Call it a potential catalyst or problem. Either way, hedge funds are loading up on bearish bets against Japanese stocks, but investors in the corresponding exchange traded funds don’t seem to mind.
During Thursday’s Asian session, the short selling ratio on Japan’s benchmark Nikkei rose to 38.3%, the highest level since Japan began keeping such records in 2008, according to a tweet by Rareview Macro founder Neil Azous.
Though it has been the wrong trade on Japanese stocks, short selling in Asia’s second-largest economy has been in style this year with levels rarely dipping much below 28% since the start of 2015, reports Leo Lewis for the Financial Times.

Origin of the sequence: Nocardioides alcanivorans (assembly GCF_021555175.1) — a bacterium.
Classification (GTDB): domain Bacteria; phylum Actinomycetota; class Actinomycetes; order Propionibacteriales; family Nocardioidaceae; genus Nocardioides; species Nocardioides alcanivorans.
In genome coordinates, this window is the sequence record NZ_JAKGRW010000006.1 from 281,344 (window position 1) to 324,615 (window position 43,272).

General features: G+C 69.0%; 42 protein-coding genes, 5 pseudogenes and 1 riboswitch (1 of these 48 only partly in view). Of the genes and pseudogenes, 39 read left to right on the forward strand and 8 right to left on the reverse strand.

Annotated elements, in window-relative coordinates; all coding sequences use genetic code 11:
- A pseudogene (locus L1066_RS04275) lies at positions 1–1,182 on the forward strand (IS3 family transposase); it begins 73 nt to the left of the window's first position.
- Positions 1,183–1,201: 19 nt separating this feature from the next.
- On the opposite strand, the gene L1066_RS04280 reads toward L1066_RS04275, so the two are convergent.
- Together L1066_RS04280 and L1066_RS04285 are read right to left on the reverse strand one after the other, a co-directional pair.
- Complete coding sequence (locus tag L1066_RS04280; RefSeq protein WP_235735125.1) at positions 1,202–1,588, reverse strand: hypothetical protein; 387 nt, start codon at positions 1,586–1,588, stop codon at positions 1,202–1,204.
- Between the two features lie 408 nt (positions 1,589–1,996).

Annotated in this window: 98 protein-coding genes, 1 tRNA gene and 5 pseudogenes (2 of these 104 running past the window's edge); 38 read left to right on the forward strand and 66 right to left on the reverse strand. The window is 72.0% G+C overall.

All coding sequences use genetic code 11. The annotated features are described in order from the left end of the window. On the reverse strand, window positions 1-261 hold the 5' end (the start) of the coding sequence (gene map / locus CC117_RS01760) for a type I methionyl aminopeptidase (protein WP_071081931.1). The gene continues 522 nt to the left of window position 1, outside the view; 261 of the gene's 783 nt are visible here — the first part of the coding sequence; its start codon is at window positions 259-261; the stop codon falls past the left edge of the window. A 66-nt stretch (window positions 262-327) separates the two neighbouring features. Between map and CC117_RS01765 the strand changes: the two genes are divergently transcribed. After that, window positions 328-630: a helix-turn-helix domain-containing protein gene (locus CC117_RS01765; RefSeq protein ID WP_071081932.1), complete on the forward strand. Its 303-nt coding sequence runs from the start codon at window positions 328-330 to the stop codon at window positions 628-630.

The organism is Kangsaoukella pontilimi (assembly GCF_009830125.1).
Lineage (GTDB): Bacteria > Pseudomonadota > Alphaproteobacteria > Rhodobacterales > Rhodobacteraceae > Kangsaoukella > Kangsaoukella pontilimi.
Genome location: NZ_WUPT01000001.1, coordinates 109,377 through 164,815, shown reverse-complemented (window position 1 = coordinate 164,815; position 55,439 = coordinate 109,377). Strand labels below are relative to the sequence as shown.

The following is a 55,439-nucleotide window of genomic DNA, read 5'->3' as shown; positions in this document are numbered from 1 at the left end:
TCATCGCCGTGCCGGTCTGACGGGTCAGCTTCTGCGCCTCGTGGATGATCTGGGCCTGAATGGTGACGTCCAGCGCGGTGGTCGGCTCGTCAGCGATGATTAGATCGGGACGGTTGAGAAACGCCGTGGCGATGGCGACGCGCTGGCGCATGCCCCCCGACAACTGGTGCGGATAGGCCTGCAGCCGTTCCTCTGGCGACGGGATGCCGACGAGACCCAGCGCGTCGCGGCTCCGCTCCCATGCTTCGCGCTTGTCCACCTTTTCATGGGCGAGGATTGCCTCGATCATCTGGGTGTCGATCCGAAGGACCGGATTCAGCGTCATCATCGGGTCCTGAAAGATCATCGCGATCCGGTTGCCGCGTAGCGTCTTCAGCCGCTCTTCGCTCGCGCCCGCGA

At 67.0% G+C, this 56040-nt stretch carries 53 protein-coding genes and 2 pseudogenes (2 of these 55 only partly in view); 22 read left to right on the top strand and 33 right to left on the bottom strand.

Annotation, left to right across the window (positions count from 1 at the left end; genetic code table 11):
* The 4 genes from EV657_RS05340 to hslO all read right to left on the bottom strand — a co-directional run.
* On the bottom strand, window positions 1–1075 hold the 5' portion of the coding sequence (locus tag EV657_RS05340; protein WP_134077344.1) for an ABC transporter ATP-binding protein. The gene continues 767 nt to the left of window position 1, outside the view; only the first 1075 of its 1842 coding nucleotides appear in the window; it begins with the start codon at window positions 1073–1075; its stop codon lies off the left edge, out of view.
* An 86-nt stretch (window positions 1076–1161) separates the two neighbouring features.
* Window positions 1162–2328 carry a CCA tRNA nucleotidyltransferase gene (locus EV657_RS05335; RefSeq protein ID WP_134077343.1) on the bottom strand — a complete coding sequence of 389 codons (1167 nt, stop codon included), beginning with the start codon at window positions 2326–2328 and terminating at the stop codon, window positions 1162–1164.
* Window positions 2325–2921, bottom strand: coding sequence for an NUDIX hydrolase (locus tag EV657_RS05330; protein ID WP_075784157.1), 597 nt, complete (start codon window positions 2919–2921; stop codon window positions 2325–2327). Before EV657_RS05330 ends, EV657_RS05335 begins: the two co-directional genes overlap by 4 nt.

Various media outlets attribute the sharp increase in bearish bets against Japanese stocks to foreign investors, including some U.S. hedge funds. However, ETF investors are taking a markedly different tact.
Since the start of this month, investors have added nearly $635 million to the iShares MSCI Japan ETF (NYSEArca: EWJ), a total surpassed by just nine other ETFs. Bearish wagers against Japanese stocks come as the yen remains weak, though the CurrencyShares Japanese Yen Trust (NYSEArca: FXY) has perked up a bit this month, rising 0.4%. However, FXY is lower by 1.2% over the past 30 days and is off 2.5% this year. [Investors Still Like the Japan ETF Trade]